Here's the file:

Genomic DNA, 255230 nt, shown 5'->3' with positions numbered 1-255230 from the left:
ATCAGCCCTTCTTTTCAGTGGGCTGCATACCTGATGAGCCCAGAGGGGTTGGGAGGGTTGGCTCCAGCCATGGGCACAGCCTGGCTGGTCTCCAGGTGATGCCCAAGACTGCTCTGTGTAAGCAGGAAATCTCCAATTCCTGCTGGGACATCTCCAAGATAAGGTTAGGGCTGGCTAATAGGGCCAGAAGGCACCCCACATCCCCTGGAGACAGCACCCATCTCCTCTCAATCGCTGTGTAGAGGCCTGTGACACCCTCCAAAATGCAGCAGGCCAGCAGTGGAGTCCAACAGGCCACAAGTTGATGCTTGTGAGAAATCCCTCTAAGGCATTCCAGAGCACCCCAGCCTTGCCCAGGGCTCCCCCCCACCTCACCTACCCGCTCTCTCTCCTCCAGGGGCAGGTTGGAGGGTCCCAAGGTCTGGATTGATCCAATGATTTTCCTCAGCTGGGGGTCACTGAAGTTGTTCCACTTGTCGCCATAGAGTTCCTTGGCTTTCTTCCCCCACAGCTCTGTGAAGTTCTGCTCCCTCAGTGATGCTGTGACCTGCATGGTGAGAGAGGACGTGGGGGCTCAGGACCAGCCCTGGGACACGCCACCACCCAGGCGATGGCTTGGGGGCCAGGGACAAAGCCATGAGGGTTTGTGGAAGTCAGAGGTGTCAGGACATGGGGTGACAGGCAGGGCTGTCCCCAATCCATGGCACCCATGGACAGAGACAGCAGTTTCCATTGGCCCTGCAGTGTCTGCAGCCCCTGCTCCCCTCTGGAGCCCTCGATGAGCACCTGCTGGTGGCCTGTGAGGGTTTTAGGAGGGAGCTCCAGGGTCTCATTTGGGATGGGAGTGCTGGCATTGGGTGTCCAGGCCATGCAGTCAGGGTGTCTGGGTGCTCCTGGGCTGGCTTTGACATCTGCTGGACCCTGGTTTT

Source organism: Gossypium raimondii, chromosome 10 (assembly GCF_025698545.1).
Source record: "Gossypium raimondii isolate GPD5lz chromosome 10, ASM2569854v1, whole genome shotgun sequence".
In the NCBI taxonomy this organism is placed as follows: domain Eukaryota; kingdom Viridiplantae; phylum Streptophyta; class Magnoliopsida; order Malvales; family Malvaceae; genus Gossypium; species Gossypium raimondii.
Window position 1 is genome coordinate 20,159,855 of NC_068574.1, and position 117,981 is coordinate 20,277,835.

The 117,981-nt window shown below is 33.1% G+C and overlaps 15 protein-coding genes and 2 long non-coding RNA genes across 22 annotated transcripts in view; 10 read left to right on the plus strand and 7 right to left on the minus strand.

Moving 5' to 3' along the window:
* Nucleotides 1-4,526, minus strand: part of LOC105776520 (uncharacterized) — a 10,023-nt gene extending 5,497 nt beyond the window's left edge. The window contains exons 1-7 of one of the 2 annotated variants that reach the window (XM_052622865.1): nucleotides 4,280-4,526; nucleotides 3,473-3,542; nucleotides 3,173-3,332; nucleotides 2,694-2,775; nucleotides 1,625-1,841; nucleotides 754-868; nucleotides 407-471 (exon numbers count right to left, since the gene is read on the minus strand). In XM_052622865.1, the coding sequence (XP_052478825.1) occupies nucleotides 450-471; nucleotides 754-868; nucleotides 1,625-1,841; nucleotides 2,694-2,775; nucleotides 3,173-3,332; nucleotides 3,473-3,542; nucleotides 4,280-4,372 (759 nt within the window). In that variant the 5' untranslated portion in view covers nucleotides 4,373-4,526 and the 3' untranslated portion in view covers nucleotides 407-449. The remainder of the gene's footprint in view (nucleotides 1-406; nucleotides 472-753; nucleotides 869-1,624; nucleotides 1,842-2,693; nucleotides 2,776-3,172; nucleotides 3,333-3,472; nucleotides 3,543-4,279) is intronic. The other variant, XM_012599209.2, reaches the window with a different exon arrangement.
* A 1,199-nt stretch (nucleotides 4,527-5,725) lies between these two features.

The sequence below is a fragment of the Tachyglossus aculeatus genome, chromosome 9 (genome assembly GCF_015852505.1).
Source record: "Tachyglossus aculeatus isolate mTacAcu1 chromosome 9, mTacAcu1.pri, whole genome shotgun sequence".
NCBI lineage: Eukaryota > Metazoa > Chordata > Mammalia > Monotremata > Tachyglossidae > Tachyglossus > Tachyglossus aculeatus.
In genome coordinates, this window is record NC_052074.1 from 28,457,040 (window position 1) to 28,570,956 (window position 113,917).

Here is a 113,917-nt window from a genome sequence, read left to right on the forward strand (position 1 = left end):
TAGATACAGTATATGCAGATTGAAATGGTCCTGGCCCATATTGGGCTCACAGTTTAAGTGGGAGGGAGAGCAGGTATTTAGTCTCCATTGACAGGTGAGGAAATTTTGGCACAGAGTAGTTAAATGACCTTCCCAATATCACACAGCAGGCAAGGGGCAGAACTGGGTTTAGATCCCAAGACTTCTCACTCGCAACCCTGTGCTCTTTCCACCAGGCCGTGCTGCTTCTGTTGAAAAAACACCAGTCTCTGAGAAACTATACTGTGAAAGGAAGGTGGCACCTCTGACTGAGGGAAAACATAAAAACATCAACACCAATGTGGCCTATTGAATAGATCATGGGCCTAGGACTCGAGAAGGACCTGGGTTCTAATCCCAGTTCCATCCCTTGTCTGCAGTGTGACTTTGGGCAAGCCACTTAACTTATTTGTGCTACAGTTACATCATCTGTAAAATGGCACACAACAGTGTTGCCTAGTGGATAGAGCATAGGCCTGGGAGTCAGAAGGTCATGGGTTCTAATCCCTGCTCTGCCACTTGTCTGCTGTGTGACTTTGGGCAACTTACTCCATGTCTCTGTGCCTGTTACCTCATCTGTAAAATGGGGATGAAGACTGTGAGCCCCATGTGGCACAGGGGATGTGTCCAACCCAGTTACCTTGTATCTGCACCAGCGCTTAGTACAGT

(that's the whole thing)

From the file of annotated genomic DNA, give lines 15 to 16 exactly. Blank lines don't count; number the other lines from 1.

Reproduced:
Here is a 113,917-nt window from a genome sequence, read left to right on the forward strand (position 1 = left end):
TAGATACAGTATATGCAGATTGAAATGGTCCTGGCCCATATTGGGCTCACAGTTTAAGTGGGAGGGAGAGCAGGTATTTAGTCTCCATTGACAGGTGAGGAAATTTTGGCACAGAGTAGTTAAATGACCTTCCCAATATCACACAGCAGGCAAGGGGCAGAACTGGGTTTAGATCCCAAGACTTCTCACTCGCAACCCTGTGCTCTTTCCACCAGGCCGTGCTGCTTCTGTTGAAAAAACACCAGTCTCTGAGAAACTATACTGTGAAAGGAAGGTGGCACCTCTGACTGAGGGAAAACATAAAAACATCAACACCAATGTGGCCTATTGAATAGATCATGGGCCTAGGACTCGAGAAGGACCTGGGTTCTAATCCCAGTTCCATCCCTTGTCTGCAGTGTGACTTTGGGCAAGCCACTTAACTTATTTGTGCTACAGTTACATCATCTGTAAAATGGCACACAACAGTGTTGCCTAGTGGATAGAGCATAGGCCTGGGAGTCAGAAGGTCATGGGTTCTAATCCCTGCTCTGCCACTTGTCTGCTGTGTGACTTTGGGCAACTTACTCCATGTCTCTGTGCCTGTTACCTCATCTGTAAAATGGGGATGAAGACTGTGAGCCCCATGTGGCACAGGGGATGTGTCCAACCCAGTTACCTTGTATCTGCACCAGCGCTTAGTACAGT